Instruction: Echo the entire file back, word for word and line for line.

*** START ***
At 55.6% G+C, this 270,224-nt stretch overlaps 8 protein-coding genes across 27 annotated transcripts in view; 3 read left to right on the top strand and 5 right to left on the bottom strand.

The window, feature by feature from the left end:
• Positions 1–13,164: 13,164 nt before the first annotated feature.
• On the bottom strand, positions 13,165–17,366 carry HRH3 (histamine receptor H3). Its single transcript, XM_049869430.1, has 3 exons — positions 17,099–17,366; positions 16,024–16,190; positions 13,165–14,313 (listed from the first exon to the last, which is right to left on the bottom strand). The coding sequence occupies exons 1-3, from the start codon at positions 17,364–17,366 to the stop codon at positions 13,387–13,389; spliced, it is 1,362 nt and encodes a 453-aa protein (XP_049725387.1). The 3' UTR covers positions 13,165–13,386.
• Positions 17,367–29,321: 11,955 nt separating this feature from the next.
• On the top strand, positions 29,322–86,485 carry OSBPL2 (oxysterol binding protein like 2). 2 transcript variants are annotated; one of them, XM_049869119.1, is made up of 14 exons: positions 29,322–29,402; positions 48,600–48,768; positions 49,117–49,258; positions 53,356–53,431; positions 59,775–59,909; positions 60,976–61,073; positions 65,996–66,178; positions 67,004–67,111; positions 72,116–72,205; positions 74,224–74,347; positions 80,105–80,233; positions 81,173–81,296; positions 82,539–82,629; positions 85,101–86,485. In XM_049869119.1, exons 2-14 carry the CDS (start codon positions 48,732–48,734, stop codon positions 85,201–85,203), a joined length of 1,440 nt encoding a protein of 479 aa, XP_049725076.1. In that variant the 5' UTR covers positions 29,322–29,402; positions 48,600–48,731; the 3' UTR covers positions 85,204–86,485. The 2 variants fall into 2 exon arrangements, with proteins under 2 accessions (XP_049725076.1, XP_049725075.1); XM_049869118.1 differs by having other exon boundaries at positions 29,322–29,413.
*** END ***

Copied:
At 55.6% G+C, this 270,224-nt stretch overlaps 8 protein-coding genes across 27 annotated transcripts in view; 3 read left to right on the top strand and 5 right to left on the bottom strand.

The window, feature by feature from the left end:
• Positions 1–13,164: 13,164 nt before the first annotated feature.
• On the bottom strand, positions 13,165–17,366 carry HRH3 (histamine receptor H3). Its single transcript, XM_049869430.1, has 3 exons — positions 17,099–17,366; positions 16,024–16,190; positions 13,165–14,313 (listed from the first exon to the last, which is right to left on the bottom strand). The coding sequence occupies exons 1-3, from the start codon at positions 17,364–17,366 to the stop codon at positions 13,387–13,389; spliced, it is 1,362 nt and encodes a 453-aa protein (XP_049725387.1). The 3' UTR covers positions 13,165–13,386.
• Positions 17,367–29,321: 11,955 nt separating this feature from the next.
• On the top strand, positions 29,322–86,485 carry OSBPL2 (oxysterol binding protein like 2). 2 transcript variants are annotated; one of them, XM_049869119.1, is made up of 14 exons: positions 29,322–29,402; positions 48,600–48,768; positions 49,117–49,258; positions 53,356–53,431; positions 59,775–59,909; positions 60,976–61,073; positions 65,996–66,178; positions 67,004–67,111; positions 72,116–72,205; positions 74,224–74,347; positions 80,105–80,233; positions 81,173–81,296; positions 82,539–82,629; positions 85,101–86,485. In XM_049869119.1, exons 2-14 carry the CDS (start codon positions 48,732–48,734, stop codon positions 85,201–85,203), a joined length of 1,440 nt encoding a protein of 479 aa, XP_049725076.1. In that variant the 5' UTR covers positions 29,322–29,402; positions 48,600–48,731; the 3' UTR covers positions 85,204–86,485. The 2 variants fall into 2 exon arrangements, with proteins under 2 accessions (XP_049725076.1, XP_049725075.1); XM_049869118.1 differs by having other exon boundaries at positions 29,322–29,413.